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Reclaim the Lanes

For anyone familiar with the West End of Newcastle the back lanes of the terraces are known to be an ongoing issue as regards rubbish. Working with our partners Greening Wingrove Community Interest Company we have been looking at ways to engage our local community in improving our environment; particularly in the back lanes.

Our vision is to see the lanes transformed into community spaces that not only look good but are used for community activities not just for rubbish.

To further this aim we worked together to pilot a series of six community events to see what would happen if we used the lanes as a community space. We offered a range of activities from photography, live music, food, art, circus, planting up pots, street games, parachute games - involving local people in the planning and running of the sessions. Our method was to advertise the sessions using our young people as a gateway into their families. Our target for the events was thirty which we exceeded from the very first session as fifty people participated and by the last one hundred plus attended.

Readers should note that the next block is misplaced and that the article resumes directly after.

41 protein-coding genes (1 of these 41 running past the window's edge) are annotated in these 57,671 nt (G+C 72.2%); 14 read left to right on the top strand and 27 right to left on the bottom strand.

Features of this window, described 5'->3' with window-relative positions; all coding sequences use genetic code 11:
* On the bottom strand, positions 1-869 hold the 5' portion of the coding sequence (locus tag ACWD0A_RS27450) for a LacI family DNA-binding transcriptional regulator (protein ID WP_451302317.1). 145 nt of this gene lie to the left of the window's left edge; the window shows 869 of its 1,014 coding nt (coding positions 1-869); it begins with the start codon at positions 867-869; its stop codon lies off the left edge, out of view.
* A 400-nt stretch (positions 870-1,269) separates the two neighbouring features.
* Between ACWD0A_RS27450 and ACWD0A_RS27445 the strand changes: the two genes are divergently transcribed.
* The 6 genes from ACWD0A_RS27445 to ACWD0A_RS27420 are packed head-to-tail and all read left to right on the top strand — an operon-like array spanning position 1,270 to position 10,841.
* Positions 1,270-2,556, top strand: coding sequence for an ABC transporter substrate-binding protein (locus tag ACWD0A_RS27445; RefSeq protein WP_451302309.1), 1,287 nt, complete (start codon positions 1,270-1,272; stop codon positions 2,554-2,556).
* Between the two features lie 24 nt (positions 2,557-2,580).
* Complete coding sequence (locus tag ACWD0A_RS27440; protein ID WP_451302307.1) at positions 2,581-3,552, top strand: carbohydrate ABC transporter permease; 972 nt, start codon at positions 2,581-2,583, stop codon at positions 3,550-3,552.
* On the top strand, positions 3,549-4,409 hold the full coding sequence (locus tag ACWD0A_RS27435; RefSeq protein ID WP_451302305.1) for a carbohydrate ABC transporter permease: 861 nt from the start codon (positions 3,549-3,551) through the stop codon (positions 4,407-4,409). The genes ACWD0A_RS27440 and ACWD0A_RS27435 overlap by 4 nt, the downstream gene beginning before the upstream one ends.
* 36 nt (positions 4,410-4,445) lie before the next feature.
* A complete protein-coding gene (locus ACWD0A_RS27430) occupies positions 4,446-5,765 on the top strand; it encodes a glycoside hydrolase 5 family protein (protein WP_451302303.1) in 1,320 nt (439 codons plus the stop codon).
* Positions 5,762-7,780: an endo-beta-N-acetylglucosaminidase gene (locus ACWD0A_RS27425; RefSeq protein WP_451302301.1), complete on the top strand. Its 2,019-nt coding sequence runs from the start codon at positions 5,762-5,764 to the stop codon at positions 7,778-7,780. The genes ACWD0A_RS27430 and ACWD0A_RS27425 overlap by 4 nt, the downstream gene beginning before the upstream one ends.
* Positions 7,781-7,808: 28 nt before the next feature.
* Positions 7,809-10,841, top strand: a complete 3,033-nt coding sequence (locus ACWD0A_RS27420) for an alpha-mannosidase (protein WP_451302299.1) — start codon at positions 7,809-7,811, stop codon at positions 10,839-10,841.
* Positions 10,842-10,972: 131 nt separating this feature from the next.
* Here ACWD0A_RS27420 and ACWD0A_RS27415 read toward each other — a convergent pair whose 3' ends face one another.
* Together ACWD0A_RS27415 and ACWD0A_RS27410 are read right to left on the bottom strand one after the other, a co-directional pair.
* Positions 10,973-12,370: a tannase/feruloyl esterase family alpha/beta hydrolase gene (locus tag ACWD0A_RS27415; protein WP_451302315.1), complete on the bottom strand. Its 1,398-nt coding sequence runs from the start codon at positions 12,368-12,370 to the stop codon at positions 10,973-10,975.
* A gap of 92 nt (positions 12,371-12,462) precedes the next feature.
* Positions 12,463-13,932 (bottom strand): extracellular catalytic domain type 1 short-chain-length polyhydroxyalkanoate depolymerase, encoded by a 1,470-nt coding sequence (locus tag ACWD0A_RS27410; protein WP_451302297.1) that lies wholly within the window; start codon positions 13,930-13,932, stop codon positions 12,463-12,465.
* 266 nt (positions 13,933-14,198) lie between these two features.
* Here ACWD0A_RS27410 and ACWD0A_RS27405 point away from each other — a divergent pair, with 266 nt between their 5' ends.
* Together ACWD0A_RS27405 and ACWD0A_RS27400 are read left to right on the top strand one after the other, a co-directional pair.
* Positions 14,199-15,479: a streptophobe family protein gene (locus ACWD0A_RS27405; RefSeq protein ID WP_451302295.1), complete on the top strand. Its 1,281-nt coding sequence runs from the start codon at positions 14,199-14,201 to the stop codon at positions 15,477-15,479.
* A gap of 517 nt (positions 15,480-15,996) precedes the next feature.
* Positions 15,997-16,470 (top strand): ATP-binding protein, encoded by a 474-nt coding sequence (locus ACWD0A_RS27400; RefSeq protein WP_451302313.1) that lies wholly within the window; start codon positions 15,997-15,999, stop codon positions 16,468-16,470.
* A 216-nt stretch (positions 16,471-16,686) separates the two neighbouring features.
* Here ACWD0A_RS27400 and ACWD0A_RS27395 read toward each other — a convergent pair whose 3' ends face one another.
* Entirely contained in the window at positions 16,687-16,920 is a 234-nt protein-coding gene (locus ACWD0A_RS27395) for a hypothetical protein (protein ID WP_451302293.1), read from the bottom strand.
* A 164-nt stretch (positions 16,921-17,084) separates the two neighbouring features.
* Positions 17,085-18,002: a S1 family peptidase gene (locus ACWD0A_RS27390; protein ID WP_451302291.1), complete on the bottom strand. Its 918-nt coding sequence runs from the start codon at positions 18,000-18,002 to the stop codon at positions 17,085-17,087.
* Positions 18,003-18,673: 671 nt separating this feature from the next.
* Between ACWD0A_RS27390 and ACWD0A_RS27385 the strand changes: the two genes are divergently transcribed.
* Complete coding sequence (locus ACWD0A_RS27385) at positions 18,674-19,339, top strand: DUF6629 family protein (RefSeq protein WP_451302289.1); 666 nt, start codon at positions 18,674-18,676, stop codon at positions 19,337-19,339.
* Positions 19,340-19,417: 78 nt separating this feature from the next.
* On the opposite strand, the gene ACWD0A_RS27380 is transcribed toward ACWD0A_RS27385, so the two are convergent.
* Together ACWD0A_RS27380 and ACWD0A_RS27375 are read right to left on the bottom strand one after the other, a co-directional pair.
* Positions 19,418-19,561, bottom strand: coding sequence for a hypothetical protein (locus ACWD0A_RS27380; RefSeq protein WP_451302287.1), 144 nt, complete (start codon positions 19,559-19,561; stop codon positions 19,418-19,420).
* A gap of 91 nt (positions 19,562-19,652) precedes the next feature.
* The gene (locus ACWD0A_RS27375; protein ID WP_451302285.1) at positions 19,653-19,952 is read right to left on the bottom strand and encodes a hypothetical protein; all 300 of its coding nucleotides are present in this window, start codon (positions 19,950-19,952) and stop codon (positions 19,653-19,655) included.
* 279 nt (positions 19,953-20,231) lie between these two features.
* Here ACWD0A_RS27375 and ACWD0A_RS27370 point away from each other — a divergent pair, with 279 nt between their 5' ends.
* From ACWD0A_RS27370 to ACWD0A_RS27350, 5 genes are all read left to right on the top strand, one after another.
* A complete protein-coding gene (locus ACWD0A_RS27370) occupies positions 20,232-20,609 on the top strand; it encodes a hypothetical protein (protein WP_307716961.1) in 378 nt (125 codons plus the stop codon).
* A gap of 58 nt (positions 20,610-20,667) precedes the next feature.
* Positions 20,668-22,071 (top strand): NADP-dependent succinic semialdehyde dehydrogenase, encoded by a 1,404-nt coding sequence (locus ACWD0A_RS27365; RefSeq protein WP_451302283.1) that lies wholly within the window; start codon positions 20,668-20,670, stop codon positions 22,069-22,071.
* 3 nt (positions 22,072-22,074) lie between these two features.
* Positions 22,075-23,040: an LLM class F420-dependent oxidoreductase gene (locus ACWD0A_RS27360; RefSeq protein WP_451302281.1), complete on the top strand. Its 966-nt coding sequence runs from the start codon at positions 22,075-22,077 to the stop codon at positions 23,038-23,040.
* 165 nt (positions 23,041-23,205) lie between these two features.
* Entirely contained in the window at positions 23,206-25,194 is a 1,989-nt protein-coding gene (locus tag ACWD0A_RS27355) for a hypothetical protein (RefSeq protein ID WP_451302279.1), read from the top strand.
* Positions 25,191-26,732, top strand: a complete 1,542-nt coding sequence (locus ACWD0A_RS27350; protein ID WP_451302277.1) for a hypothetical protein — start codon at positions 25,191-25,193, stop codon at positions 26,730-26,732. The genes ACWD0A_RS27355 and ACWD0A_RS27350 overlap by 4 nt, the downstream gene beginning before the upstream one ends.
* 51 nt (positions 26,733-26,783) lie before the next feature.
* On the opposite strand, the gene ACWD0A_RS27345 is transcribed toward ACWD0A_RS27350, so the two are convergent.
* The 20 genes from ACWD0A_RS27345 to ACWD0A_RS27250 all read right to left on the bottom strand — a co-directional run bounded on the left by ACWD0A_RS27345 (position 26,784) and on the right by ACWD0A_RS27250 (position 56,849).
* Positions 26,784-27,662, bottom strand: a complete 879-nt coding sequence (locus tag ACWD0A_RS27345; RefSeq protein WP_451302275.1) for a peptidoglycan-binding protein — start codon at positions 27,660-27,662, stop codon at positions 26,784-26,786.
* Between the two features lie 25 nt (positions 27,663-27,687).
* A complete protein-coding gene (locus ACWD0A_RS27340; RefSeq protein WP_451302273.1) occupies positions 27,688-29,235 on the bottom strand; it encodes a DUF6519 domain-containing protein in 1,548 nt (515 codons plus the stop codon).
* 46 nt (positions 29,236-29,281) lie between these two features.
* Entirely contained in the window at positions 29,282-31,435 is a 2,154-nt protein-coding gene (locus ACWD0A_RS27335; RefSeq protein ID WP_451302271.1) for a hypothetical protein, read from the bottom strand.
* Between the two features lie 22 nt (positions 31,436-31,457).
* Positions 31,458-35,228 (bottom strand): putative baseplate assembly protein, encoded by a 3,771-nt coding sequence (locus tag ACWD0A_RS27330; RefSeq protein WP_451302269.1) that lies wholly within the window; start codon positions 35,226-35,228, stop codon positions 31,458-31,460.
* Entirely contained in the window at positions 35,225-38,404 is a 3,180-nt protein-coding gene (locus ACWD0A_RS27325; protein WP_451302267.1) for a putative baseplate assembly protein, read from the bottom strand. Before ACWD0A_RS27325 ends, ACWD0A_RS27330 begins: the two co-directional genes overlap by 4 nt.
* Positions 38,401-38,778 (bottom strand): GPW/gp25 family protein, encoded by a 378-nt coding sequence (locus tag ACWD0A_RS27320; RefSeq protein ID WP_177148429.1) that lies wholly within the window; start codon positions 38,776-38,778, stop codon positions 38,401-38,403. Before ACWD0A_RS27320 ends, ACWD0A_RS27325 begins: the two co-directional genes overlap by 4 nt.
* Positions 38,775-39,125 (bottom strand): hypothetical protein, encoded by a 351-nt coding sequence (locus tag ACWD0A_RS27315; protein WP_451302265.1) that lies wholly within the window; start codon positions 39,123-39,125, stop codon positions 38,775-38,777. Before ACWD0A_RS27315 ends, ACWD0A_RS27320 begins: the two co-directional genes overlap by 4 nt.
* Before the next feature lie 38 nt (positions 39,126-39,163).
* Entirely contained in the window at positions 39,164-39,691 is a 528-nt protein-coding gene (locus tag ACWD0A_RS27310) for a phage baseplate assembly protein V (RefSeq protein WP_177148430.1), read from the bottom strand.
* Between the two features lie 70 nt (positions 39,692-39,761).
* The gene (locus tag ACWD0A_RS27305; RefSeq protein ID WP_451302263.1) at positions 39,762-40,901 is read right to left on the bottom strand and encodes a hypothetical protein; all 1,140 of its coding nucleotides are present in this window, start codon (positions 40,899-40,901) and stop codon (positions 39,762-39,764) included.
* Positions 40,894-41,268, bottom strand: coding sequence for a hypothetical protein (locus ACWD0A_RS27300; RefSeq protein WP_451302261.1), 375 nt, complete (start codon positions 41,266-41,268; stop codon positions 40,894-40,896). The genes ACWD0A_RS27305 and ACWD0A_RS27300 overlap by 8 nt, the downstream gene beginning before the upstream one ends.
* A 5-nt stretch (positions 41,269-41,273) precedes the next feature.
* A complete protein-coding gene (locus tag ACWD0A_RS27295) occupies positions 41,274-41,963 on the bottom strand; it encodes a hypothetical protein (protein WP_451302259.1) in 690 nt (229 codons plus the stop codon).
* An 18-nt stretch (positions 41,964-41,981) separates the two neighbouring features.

A video was made, highlighting all the work that we did over the 2015 summer, painting the big picture showing what is possible. We featured quite heavily in Newcastle City Council's GAIA Project video Newcastle Stomp.

Plans for 2016 included further street sessions. In addition, Dr David Webb started a secondment from Newcastle University, focusing on developing engagement strategies for working with the different ethnic and cultural groups in our area, with particular emphasis on engaging with the different Roma communities using digital media.  www.ncl.ac.uk/apl/news/item/fundingsuccessforreclaimthelanes.html

In January 2017, a Reclaim The Lanes report was published by Newcastle University, which gives an account of the project and some of its key findings about alternative forms of practice, and co-operative and user-led forms of direct environmental action. The University also hosted an event for local authority and community enterprise workers, investigating how communities can be activated in service delivery, and debating how digital technology can help in collaborative working. The work of the Reclaim The Lanes project was one of the highlight presentations. 

Links to further information about the project are available on the Newcastle University website.


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